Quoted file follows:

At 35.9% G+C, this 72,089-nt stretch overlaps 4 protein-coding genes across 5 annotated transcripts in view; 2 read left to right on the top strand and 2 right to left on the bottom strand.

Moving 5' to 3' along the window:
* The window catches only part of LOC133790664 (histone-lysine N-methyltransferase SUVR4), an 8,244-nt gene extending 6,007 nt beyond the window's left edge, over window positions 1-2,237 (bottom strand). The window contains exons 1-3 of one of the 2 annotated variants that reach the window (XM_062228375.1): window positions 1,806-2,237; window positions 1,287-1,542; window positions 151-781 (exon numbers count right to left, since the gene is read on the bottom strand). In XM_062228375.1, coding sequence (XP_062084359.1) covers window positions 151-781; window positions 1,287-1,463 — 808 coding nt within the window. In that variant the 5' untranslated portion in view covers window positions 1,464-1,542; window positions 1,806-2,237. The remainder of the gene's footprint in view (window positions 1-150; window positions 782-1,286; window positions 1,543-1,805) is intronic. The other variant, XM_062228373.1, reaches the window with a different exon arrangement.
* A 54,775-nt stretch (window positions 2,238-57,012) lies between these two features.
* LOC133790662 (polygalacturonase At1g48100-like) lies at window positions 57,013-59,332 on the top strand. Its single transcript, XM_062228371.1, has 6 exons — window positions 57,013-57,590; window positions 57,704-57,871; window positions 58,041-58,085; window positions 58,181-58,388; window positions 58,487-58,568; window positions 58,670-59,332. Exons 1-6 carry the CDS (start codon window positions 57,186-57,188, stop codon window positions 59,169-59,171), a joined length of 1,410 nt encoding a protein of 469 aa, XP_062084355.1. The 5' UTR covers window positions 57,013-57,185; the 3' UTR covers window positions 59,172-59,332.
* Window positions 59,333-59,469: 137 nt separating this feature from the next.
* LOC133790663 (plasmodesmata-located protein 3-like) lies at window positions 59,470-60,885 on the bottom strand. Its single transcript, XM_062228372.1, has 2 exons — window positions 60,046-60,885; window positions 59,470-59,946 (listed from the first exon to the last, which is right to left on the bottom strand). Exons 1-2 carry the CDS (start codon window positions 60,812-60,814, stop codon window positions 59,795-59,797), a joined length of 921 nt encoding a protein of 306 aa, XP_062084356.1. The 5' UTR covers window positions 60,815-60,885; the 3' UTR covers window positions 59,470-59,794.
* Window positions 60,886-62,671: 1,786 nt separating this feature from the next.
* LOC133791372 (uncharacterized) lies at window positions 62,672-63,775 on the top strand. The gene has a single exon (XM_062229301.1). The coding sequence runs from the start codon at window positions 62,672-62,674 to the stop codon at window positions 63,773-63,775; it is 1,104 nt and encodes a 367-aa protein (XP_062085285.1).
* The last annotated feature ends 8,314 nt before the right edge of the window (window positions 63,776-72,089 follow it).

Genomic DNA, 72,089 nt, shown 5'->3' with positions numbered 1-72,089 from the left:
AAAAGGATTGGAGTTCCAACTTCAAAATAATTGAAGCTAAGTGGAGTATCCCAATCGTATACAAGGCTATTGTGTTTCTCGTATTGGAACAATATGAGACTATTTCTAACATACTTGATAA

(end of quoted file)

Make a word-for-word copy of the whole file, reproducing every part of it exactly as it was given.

At 35.9% G+C, this 72,089-nt stretch overlaps 4 protein-coding genes across 5 annotated transcripts in view; 2 read left to right on the top strand and 2 right to left on the bottom strand.

Moving 5' to 3' along the window:
* The window catches only part of LOC133790664 (histone-lysine N-methyltransferase SUVR4), an 8,244-nt gene extending 6,007 nt beyond the window's left edge, over window positions 1-2,237 (bottom strand). The window contains exons 1-3 of one of the 2 annotated variants that reach the window (XM_062228375.1): window positions 1,806-2,237; window positions 1,287-1,542; window positions 151-781 (exon numbers count right to left, since the gene is read on the bottom strand). In XM_062228375.1, coding sequence (XP_062084359.1) covers window positions 151-781; window positions 1,287-1,463 — 808 coding nt within the window. In that variant the 5' untranslated portion in view covers window positions 1,464-1,542; window positions 1,806-2,237. The remainder of the gene's footprint in view (window positions 1-150; window positions 782-1,286; window positions 1,543-1,805) is intronic. The other variant, XM_062228373.1, reaches the window with a different exon arrangement.
* A 54,775-nt stretch (window positions 2,238-57,012) lies between these two features.
* LOC133790662 (polygalacturonase At1g48100-like) lies at window positions 57,013-59,332 on the top strand. Its single transcript, XM_062228371.1, has 6 exons — window positions 57,013-57,590; window positions 57,704-57,871; window positions 58,041-58,085; window positions 58,181-58,388; window positions 58,487-58,568; window positions 58,670-59,332. Exons 1-6 carry the CDS (start codon window positions 57,186-57,188, stop codon window positions 59,169-59,171), a joined length of 1,410 nt encoding a protein of 469 aa, XP_062084355.1. The 5' UTR covers window positions 57,013-57,185; the 3' UTR covers window positions 59,172-59,332.
* Window positions 59,333-59,469: 137 nt separating this feature from the next.
* LOC133790663 (plasmodesmata-located protein 3-like) lies at window positions 59,470-60,885 on the bottom strand. Its single transcript, XM_062228372.1, has 2 exons — window positions 60,046-60,885; window positions 59,470-59,946 (listed from the first exon to the last, which is right to left on the bottom strand). Exons 1-2 carry the CDS (start codon window positions 60,812-60,814, stop codon window positions 59,795-59,797), a joined length of 921 nt encoding a protein of 306 aa, XP_062084356.1. The 5' UTR covers window positions 60,815-60,885; the 3' UTR covers window positions 59,470-59,794.
* Window positions 60,886-62,671: 1,786 nt separating this feature from the next.
* LOC133791372 (uncharacterized) lies at window positions 62,672-63,775 on the top strand. The gene has a single exon (XM_062229301.1). The coding sequence runs from the start codon at window positions 62,672-62,674 to the stop codon at window positions 63,773-63,775; it is 1,104 nt and encodes a 367-aa protein (XP_062085285.1).
* The last annotated feature ends 8,314 nt before the right edge of the window (window positions 63,776-72,089 follow it).

Genomic DNA, 72,089 nt, shown 5'->3' with positions numbered 1-72,089 from the left:
AAAAGGATTGGAGTTCCAACTTCAAAATAATTGAAGCTAAGTGGAGTATCCCAATCGTATACAAGGCTATTGTGTTTCTCGTATTGGAACAATATGAGACTATTTCTAACATACTTGATAA